You know Robert, sometimes all the natural wonderful ingrediants in the world don't produce a superior product. That Straus soft-serve at Picco has the best ingrediants and tastes like nothing. Even if there wasn't a Carvels in the area, the only reason I might have ordered it again would be to try the carmel sauce. Now I don't have to put myself through that expense and torture again .. I'd rather have a Carvel carmel sundae.
There's that discussion on the General board about what tastes better organic ... not the soft serve at Picco.
And, as much as I love the $5 fudgesicle at Sketch, when I see parents ordering that for six year olds, I just wonder what is wrong with them. There should be joy in and appreciation of simple ice cream that is done deliciously.
Also, I would ask when was the last time you tried a Carvel cone ... or if you tried a Carvel cone? I think that anyone with recent experience has a valid right to gripe away ... and I expect it ... not everyone will love Carvels.
But if it has been years since you tried a cone, then it isn't a fair dismissal. Maybe it was so memorably horrible to you you wouldn't want to try it again, but let's hear how long ago that was ... they've probably changed the formula since then.
As much as I had a loving memory of Carvels, I went in to the shop expecting it just to be a memory. I was pleasantly suruprised. And I have tried all the places I mentioned ... this year ... Dairy Queen, Foster's Freeze, Tastee-Freeze, McDonalds.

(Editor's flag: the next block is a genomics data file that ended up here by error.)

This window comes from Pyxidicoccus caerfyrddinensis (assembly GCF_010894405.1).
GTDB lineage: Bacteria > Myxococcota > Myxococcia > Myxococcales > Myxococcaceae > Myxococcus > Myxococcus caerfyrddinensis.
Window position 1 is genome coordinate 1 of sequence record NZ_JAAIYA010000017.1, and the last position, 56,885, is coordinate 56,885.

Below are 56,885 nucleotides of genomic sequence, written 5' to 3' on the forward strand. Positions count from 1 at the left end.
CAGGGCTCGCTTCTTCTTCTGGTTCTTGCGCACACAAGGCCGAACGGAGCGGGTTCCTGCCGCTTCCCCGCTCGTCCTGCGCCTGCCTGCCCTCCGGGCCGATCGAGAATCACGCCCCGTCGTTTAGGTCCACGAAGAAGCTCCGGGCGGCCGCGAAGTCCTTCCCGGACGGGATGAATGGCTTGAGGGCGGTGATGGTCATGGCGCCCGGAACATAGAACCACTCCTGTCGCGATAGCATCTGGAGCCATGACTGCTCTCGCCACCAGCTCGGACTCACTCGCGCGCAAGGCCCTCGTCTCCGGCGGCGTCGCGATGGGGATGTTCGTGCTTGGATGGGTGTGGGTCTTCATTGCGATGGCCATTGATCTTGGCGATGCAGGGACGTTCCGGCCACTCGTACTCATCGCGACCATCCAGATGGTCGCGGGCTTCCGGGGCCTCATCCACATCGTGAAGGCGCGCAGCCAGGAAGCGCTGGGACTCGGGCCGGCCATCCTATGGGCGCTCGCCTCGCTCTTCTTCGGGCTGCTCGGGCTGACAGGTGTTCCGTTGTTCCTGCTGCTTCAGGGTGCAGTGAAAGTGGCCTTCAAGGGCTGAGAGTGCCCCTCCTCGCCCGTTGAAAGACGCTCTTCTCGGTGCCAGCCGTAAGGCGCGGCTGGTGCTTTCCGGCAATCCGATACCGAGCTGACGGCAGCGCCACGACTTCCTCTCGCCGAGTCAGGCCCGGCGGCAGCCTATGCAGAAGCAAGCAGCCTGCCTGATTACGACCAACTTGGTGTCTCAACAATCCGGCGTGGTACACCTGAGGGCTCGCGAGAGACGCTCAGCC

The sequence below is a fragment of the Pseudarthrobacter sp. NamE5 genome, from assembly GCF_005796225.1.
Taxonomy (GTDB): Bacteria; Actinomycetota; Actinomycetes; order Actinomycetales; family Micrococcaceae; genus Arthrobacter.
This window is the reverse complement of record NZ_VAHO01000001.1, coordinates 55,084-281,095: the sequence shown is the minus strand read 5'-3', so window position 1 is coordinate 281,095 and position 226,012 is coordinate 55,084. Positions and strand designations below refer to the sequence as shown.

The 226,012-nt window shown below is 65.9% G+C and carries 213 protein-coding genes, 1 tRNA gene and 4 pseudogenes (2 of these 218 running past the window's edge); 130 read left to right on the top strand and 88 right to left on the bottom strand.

I tried the Straus soft serve yesterday. I had Carvels today. Carvels was much tastier.
Food shouldn't be dismissed just because the ingrediants are not what is politically correct. I have no intention of following that link to the FAQ. I don't care what's in it ... it tastes better to me and I don't have to intellectualize it to enjoy it. Hmmm ...
re: Melanie Wong
I'm not trying to be argumentative, but have you tried Carvel or are you just reading the ingrediant list?
I'm all up for sublte flavor too, but that Straus tasted like nothing and really, to me that chocolate dip had less taste than McDonalds.
Not to talk anybody into Carvels, but I just don't think it is fair to dismiss something because it uses cocoa. I'll admit that the other ice cream places use cheaper ingrediants and it shows. But that chocolate dipped cone was pure chocolately pleasure.
Where in those two sentences have I dismissed anything? I'm not understanding your point.
Sugar makes cold things have more flavor impact. There are a bazillion extra choco-fudgey-flavored ice creams that are black with cocoa powder because boosting with artificial chocolate flavor does make them have more flavor and sells better. I also prefer an unegged vanilla flavor, not as rich and obvious, but more pleasing to me.
I found the Straus softserves at Picco quite lovely and not at all lacking in flavor. They shine with fresh dairy. They're about showing off the milks, which I think the softserve idea at warmer serving temperature does quite well. And, they're not slammed with sugar, so the flavors will seem muted to those accustomed to sweeter things. The vanilla flavor hit just the right tone, clear and pure, for me. The milk chocolate was less successful in my book, not giving enough intensity to raise the endorphin levels. The El Rey chocolate was far more complex and rewarding with true chocolate flavor than the last dipped cone I had at Foster Freeze moons ago. Again, it was far less sweet and didn't give immediate sugary satisfaction. Not for everyone, but it is wonderful chocolate and quite satisfying to me, and I was happy to see it at Picco as it's hard to find.